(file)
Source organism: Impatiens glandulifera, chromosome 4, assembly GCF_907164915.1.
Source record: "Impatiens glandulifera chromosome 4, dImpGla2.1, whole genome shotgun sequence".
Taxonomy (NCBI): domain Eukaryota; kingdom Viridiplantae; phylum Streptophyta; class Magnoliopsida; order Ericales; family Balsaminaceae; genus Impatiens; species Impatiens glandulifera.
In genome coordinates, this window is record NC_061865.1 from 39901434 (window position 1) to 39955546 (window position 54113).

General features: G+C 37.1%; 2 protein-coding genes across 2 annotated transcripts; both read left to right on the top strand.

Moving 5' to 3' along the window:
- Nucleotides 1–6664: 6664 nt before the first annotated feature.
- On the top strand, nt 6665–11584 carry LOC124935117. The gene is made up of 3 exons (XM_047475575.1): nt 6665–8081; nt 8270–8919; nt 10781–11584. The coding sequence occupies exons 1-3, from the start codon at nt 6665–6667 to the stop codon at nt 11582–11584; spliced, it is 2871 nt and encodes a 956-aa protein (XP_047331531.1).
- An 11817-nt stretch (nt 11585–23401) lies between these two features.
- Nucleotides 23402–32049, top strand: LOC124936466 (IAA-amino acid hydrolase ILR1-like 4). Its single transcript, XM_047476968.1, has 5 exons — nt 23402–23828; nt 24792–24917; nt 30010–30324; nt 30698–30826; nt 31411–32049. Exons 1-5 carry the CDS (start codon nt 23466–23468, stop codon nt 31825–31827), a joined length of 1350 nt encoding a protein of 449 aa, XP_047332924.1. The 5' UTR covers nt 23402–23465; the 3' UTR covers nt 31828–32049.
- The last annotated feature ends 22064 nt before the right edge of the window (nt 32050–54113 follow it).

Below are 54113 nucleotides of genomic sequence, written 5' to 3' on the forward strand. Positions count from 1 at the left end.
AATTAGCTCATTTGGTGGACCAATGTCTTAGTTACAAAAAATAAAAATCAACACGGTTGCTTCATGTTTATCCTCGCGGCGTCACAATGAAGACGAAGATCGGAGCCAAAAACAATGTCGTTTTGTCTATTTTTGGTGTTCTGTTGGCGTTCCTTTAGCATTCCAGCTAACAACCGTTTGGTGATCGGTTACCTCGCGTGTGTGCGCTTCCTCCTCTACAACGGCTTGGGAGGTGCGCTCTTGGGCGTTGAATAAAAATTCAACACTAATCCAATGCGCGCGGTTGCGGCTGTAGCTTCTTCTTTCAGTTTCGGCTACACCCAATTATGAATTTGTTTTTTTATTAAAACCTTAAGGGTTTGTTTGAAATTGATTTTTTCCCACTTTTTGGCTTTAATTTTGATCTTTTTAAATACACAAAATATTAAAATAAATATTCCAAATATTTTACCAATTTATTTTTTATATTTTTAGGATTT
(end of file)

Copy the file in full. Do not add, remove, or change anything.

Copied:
Source organism: Impatiens glandulifera, chromosome 4, assembly GCF_907164915.1.
Source record: "Impatiens glandulifera chromosome 4, dImpGla2.1, whole genome shotgun sequence".
Taxonomy (NCBI): domain Eukaryota; kingdom Viridiplantae; phylum Streptophyta; class Magnoliopsida; order Ericales; family Balsaminaceae; genus Impatiens; species Impatiens glandulifera.
In genome coordinates, this window is record NC_061865.1 from 39901434 (window position 1) to 39955546 (window position 54113).

General features: G+C 37.1%; 2 protein-coding genes across 2 annotated transcripts; both read left to right on the top strand.

Moving 5' to 3' along the window:
- Nucleotides 1–6664: 6664 nt before the first annotated feature.
- On the top strand, nt 6665–11584 carry LOC124935117. The gene is made up of 3 exons (XM_047475575.1): nt 6665–8081; nt 8270–8919; nt 10781–11584. The coding sequence occupies exons 1-3, from the start codon at nt 6665–6667 to the stop codon at nt 11582–11584; spliced, it is 2871 nt and encodes a 956-aa protein (XP_047331531.1).
- An 11817-nt stretch (nt 11585–23401) lies between these two features.
- Nucleotides 23402–32049, top strand: LOC124936466 (IAA-amino acid hydrolase ILR1-like 4). Its single transcript, XM_047476968.1, has 5 exons — nt 23402–23828; nt 24792–24917; nt 30010–30324; nt 30698–30826; nt 31411–32049. Exons 1-5 carry the CDS (start codon nt 23466–23468, stop codon nt 31825–31827), a joined length of 1350 nt encoding a protein of 449 aa, XP_047332924.1. The 5' UTR covers nt 23402–23465; the 3' UTR covers nt 31828–32049.
- The last annotated feature ends 22064 nt before the right edge of the window (nt 32050–54113 follow it).

Below are 54113 nucleotides of genomic sequence, written 5' to 3' on the forward strand. Positions count from 1 at the left end.
AATTAGCTCATTTGGTGGACCAATGTCTTAGTTACAAAAAATAAAAATCAACACGGTTGCTTCATGTTTATCCTCGCGGCGTCACAATGAAGACGAAGATCGGAGCCAAAAACAATGTCGTTTTGTCTATTTTTGGTGTTCTGTTGGCGTTCCTTTAGCATTCCAGCTAACAACCGTTTGGTGATCGGTTACCTCGCGTGTGTGCGCTTCCTCCTCTACAACGGCTTGGGAGGTGCGCTCTTGGGCGTTGAATAAAAATTCAACACTAATCCAATGCGCGCGGTTGCGGCTGTAGCTTCTTCTTTCAGTTTCGGCTACACCCAATTATGAATTTGTTTTTTTATTAAAACCTTAAGGGTTTGTTTGAAATTGATTTTTTCCCACTTTTTGGCTTTAATTTTGATCTTTTTAAATACACAAAATATTAAAATAAATATTCCAAATATTTTACCAATTTATTTTTTATATTTTTAGGATTT